The cost of living in China is much more affordable than that in New Zealand, and if you choose to shop at fresh markets it can be even cheaper. Housing will be probably your biggest expense, particularly if you’re living in any of the bigger cities like Guangzhou, Shanghai or Beijing, but you’ll have plenty of opportunities to save in other areas of your expenditure.

Apartment living is almost totally guaranteed; building upwards is the only way to squeeze millions of people into a city after all. is one of the most common websites to find accommodation in China, although if you need help this is a great resource too.

Getting Around

Because China’s major cities are as large as they are (Guangzhou is China’s most populous city at a whopping 44,294,245 people), it’s important that the public transport systems are really efficient – and they are. They’re also very fast and affordable (the 185km between Changzhou and Shanghai takes less than an hour to travel by train, and a return ticket costs around $30). Cycling and walking are also great options. You could also drive, but especially in the major cities traffic jams can be a big problem.


Even the hardest workers deserve a bit of downtime, and if you’re living in China there is a plethora of things to choose from. An obvious first choice is a visit to the Great Wall of China in Beijing, which is the world’s longest wall and one of the most visited historic sites in the world. The Forbidden City in Beijing is also a must-see. ‘Ordinary folk’ used to be barred from entering but now it’s recognised as one of the five most important palaces in the world. The Forbidden City shows off some of China’s most ancient architecture, features more than 8,000 rooms with golden roofs, and is filled with priceless treasures.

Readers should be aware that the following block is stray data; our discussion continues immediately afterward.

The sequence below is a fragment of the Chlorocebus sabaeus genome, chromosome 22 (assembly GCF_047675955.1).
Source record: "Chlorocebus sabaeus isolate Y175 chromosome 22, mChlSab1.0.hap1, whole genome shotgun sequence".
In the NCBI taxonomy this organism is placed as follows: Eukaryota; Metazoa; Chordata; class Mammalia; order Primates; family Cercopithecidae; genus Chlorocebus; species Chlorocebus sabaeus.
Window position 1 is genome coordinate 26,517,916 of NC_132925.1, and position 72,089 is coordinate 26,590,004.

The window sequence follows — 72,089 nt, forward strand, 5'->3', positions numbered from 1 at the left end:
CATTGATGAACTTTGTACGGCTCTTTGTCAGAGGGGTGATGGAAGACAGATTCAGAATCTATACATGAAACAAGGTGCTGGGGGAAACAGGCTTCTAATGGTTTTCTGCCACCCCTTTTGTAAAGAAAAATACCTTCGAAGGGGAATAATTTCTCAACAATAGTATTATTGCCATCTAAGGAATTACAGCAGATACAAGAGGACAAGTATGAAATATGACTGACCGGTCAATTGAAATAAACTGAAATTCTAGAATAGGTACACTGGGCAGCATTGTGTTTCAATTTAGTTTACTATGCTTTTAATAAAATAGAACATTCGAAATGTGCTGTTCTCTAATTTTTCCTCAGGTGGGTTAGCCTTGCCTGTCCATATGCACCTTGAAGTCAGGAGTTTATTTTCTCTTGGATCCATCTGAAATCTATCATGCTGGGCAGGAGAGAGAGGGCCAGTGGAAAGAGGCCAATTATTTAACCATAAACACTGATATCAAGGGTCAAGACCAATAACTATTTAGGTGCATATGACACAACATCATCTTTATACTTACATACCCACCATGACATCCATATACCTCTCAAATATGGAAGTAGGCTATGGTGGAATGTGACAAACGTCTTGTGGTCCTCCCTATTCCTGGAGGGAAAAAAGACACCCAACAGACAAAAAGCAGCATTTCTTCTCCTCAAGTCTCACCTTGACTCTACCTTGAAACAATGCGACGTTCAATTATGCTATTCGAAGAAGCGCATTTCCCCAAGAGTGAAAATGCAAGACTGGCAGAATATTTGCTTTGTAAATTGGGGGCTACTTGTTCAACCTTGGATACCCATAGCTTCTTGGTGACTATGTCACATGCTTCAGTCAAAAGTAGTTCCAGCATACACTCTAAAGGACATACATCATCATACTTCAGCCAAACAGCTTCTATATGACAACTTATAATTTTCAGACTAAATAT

Despite being well-known for its cities, China is also famous for its pristine, wide open spaces. National parks and forests are plentiful and the Li River in Guilin is no exception. If you’re a lover of animals, you need to find time to visit the giant pandas in Chengdu too. Regarded as China’s ‘national treasure’, the giant panda is one of the most endangered creatures in the world.

Moving to China

If your next career move is a move to China, you’re not alone. Thousands of expats head overseas every year to embark on the adventure of a lifetime, and many of them partner with international relocation company Crown Relocations to make their big move happen. With more than 55 years of experience moving Kiwis from country to country, Crown is perfectly suited to help you and your family move to China too.

Still not sure if you’re ready to take the plunge? Crown has loads of information about furniture removals, international shipping and storage. Need a point in the right direction? We also have a moving checklist to help you make sure you’ve dotted your i’s and crossed your t’s. Call us or complete a quick quote form online for a free, no-obligation movers quote and start planning your move to China today.